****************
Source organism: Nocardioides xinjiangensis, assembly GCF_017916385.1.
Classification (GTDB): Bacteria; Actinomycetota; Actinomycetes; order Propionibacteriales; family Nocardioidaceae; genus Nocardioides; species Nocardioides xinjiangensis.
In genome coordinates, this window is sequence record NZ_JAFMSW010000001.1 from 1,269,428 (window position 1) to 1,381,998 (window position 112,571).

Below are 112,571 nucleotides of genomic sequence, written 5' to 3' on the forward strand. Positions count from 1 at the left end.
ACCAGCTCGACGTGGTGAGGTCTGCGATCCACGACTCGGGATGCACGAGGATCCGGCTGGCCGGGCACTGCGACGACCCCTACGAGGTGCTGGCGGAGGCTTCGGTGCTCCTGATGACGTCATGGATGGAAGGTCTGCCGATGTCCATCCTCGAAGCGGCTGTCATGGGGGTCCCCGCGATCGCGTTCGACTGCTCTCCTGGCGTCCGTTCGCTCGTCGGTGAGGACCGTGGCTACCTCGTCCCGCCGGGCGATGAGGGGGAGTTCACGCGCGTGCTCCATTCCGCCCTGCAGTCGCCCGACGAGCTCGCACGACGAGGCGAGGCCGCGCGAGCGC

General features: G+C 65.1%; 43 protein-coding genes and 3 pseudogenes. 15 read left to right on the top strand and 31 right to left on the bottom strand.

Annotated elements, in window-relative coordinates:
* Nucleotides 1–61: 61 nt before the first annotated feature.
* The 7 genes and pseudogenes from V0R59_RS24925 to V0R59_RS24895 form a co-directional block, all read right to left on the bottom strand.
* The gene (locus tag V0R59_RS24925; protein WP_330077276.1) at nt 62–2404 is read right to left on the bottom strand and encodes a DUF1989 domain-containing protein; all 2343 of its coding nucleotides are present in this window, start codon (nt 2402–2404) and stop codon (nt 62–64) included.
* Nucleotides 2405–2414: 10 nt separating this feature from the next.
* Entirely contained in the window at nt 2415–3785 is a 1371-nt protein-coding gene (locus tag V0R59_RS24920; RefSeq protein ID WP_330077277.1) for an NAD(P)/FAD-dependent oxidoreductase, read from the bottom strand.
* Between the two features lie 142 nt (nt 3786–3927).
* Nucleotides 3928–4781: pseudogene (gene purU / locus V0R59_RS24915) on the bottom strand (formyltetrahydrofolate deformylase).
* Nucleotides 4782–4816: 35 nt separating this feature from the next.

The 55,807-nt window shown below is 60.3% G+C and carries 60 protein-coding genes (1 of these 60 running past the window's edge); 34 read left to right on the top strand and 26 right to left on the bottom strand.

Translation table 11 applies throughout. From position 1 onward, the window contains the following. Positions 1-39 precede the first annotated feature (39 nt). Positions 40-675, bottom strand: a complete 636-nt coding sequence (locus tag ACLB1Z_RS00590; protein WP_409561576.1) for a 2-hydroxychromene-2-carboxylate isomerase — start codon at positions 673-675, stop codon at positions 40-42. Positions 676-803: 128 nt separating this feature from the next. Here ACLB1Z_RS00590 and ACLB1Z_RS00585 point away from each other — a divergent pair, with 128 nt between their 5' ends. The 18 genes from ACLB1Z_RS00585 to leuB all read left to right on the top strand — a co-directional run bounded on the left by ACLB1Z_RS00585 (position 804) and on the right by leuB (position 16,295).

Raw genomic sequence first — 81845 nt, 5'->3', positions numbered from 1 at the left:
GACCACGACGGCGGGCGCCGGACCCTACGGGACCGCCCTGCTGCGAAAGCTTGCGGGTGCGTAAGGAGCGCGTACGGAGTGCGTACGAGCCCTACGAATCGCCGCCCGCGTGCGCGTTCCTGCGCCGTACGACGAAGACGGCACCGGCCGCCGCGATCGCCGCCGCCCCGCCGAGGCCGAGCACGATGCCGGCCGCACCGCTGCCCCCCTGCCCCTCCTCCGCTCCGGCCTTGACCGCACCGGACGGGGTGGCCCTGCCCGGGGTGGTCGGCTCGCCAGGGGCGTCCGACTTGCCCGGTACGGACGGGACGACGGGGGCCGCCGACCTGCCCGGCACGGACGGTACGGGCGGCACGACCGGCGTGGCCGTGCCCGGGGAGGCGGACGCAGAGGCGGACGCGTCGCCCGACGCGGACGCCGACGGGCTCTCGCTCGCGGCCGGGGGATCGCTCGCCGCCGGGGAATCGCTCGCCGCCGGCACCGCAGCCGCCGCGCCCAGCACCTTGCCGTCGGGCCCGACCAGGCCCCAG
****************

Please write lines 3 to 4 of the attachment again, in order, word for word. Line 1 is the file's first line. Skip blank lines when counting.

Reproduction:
In genome coordinates, this window is sequence record NZ_JAFMSW010000001.1 from 1,269,428 (window position 1) to 1,381,998 (window position 112,571).

Below are 112,571 nucleotides of genomic sequence, written 5' to 3' on the forward strand. Positions count from 1 at the left end.